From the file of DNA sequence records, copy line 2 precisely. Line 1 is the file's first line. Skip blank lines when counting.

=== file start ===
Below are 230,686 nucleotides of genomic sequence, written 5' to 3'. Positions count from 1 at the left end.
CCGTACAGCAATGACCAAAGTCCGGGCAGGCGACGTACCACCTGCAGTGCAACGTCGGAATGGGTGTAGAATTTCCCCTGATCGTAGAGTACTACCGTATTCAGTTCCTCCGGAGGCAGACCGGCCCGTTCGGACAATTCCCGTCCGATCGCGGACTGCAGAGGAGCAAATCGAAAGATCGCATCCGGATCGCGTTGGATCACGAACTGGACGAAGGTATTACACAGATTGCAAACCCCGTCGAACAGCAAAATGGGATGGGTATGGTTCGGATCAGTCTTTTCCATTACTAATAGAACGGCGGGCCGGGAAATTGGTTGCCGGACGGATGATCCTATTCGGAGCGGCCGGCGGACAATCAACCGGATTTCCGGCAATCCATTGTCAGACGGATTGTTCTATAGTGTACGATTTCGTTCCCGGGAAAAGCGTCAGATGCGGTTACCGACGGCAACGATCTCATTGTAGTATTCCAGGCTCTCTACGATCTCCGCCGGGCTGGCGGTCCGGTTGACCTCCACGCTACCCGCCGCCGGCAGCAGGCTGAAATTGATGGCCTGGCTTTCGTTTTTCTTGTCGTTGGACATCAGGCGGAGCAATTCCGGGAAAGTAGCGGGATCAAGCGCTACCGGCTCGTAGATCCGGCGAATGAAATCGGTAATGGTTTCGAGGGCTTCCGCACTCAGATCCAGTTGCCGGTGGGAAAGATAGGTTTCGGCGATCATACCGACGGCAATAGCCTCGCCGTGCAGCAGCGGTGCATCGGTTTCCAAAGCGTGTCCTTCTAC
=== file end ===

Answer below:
CCGTACAGCAATGACCAAAGTCCGGGCAGGCGACGTACCACCTGCAGTGCAACGTCGGAATGGGTGTAGAATTTCCCCTGATCGTAGAGTACTACCGTATTCAGTTCCTCCGGAGGCAGACCGGCCCGTTCGGACAATTCCCGTCCGATCGCGGACTGCAGAGGAGCAAATCGAAAGATCGCATCCGGATCGCGTTGGATCACGAACTGGACGAAGGTATTACACAGATTGCAAACCCCGTCGAACAGCAAAATGGGATGGGTATGGTTCGGATCAGTCTTTTCCATTACTAATAGAACGGCGGGCCGGGAAATTGGTTGCCGGACGGATGATCCTATTCGGAGCGGCCGGCGGACAATCAACCGGATTTCCGGCAATCCATTGTCAGACGGATTGTTCTATAGTGTACGATTTCGTTCCCGGGAAAAGCGTCAGATGCGGTTACCGACGGCAACGATCTCATTGTAGTATTCCAGGCTCTCTACGATCTCCGCCGGGCTGGCGGTCCGGTTGACCTCCACGCTACCCGCCGCCGGCAGCAGGCTGAAATTGATGGCCTGGCTTTCGTTTTTCTTGTCGTTGGACATCAGGCGGAGCAATTCCGGGAAAGTAGCGGGATCAAGCGCTACCGGCTCGTAGATCCGGCGAATGAAATCGGTAATGGTTTCGAGGGCTTCCGCACTCAGATCCAGTTGCCGGTGGGAAAGATAGGTTTCGGCGATCATACCGACGGCAATAGCCTCGCCGTGCAGCAGCGGTGCATCGGTTTCCAAAGCGTGTCCTTCTAC